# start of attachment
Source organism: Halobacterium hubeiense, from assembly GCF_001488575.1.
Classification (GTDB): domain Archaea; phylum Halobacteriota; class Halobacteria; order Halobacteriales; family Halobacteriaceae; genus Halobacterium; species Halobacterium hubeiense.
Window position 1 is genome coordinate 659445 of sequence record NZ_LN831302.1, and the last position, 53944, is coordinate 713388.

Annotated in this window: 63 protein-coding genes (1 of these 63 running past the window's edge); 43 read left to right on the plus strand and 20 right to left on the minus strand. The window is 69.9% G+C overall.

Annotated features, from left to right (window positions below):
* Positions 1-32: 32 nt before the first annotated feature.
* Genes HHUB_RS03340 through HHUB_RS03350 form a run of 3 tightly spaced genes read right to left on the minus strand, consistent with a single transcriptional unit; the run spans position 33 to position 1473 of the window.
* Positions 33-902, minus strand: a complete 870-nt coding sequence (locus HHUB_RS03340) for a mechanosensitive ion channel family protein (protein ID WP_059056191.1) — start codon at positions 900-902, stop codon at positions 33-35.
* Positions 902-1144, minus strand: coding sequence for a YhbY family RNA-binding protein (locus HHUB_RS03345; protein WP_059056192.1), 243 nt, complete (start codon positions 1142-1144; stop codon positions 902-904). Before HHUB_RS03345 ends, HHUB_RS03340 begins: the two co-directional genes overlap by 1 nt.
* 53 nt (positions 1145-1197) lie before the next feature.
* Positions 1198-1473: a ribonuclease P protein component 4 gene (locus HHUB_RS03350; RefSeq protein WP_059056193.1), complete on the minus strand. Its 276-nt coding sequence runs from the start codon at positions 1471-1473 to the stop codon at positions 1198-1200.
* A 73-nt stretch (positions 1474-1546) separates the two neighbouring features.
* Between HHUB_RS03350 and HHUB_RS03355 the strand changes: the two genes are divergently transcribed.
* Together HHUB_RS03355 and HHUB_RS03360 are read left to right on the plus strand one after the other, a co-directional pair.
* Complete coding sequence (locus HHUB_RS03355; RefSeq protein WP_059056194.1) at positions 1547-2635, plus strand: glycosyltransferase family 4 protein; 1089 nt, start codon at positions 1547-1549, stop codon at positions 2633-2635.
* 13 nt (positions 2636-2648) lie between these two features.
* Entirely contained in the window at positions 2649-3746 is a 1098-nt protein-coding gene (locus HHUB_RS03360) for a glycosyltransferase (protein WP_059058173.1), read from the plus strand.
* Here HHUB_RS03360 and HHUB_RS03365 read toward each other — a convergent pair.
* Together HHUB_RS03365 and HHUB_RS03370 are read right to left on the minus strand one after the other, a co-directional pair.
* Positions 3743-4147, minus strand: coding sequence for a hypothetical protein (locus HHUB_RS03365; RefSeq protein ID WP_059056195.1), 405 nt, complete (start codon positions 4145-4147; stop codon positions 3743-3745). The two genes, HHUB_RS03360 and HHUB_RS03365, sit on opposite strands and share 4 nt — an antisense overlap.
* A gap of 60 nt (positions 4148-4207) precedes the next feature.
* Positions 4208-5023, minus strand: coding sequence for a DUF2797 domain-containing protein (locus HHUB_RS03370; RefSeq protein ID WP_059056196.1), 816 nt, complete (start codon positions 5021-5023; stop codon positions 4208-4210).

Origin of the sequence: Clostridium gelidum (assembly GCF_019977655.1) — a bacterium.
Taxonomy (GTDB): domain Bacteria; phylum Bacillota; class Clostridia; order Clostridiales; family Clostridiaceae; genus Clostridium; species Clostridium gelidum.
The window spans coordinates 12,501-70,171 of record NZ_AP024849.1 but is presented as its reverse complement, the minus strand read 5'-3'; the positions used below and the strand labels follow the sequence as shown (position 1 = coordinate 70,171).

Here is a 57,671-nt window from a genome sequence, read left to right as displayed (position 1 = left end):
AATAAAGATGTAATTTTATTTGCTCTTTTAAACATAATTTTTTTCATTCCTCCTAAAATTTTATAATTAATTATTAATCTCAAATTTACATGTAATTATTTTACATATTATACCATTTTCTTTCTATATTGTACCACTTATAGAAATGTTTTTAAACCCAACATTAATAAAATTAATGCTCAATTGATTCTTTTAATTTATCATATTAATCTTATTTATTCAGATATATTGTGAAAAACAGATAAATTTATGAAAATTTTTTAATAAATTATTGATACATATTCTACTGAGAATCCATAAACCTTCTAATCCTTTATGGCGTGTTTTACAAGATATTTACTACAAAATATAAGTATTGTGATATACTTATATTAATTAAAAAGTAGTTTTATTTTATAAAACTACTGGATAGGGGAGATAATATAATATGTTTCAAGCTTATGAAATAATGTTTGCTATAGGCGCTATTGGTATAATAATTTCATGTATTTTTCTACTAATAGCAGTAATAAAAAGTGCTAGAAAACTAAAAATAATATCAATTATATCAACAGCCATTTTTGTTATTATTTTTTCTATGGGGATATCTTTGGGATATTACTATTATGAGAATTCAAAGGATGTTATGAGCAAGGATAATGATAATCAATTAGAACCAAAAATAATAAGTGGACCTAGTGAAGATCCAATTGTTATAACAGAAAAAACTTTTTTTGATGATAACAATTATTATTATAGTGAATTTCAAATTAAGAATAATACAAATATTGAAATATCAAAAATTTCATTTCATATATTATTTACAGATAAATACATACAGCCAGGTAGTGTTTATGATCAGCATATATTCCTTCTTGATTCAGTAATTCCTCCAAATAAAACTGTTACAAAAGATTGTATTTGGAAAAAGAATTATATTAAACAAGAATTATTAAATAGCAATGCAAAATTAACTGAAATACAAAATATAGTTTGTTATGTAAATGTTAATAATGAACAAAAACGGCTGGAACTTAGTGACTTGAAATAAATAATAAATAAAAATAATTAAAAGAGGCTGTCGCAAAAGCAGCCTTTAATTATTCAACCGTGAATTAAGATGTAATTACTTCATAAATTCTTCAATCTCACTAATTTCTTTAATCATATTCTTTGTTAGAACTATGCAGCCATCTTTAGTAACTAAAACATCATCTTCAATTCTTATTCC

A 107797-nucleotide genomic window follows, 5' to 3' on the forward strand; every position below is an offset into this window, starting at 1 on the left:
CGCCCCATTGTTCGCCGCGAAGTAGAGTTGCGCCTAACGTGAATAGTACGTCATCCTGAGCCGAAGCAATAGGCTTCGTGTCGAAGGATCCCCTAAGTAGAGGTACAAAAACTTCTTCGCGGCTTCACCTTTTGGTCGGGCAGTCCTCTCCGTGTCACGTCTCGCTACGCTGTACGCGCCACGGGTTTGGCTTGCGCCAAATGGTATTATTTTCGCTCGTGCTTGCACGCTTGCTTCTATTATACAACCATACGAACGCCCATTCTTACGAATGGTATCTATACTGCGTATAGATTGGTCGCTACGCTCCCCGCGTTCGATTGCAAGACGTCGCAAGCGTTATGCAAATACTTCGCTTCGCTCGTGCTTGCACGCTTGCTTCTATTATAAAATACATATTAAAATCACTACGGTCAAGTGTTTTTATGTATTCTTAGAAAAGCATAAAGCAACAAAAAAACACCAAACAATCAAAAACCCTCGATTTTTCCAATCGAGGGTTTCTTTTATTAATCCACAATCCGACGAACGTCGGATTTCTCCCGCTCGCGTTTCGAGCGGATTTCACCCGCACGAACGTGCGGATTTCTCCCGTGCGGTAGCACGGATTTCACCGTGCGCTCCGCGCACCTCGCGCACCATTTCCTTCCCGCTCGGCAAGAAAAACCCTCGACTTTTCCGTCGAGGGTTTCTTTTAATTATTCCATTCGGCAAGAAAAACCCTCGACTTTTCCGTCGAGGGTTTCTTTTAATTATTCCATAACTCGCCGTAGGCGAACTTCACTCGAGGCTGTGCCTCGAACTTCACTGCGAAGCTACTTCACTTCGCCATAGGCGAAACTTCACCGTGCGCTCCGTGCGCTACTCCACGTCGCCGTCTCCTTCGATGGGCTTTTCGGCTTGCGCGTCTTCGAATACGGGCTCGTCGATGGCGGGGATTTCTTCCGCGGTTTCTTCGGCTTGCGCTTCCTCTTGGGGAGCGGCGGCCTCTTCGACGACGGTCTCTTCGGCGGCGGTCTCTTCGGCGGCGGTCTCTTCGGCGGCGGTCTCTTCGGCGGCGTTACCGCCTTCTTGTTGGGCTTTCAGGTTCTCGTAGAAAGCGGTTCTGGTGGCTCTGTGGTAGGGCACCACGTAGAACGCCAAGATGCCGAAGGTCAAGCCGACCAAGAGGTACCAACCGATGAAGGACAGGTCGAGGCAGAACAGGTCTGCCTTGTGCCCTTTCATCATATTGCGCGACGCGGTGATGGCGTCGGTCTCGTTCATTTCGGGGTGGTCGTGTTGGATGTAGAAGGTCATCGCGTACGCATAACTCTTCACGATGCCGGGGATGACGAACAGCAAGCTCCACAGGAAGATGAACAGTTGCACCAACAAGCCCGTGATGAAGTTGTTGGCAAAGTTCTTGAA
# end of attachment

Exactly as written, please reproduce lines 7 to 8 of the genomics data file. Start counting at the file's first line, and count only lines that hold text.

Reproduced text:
* Genes HHUB_RS03340 through HHUB_RS03350 form a run of 3 tightly spaced genes read right to left on the minus strand, consistent with a single transcriptional unit; the run spans position 33 to position 1473 of the window.
* Positions 33-902, minus strand: a complete 870-nt coding sequence (locus HHUB_RS03340) for a mechanosensitive ion channel family protein (protein ID WP_059056191.1) — start codon at positions 900-902, stop codon at positions 33-35.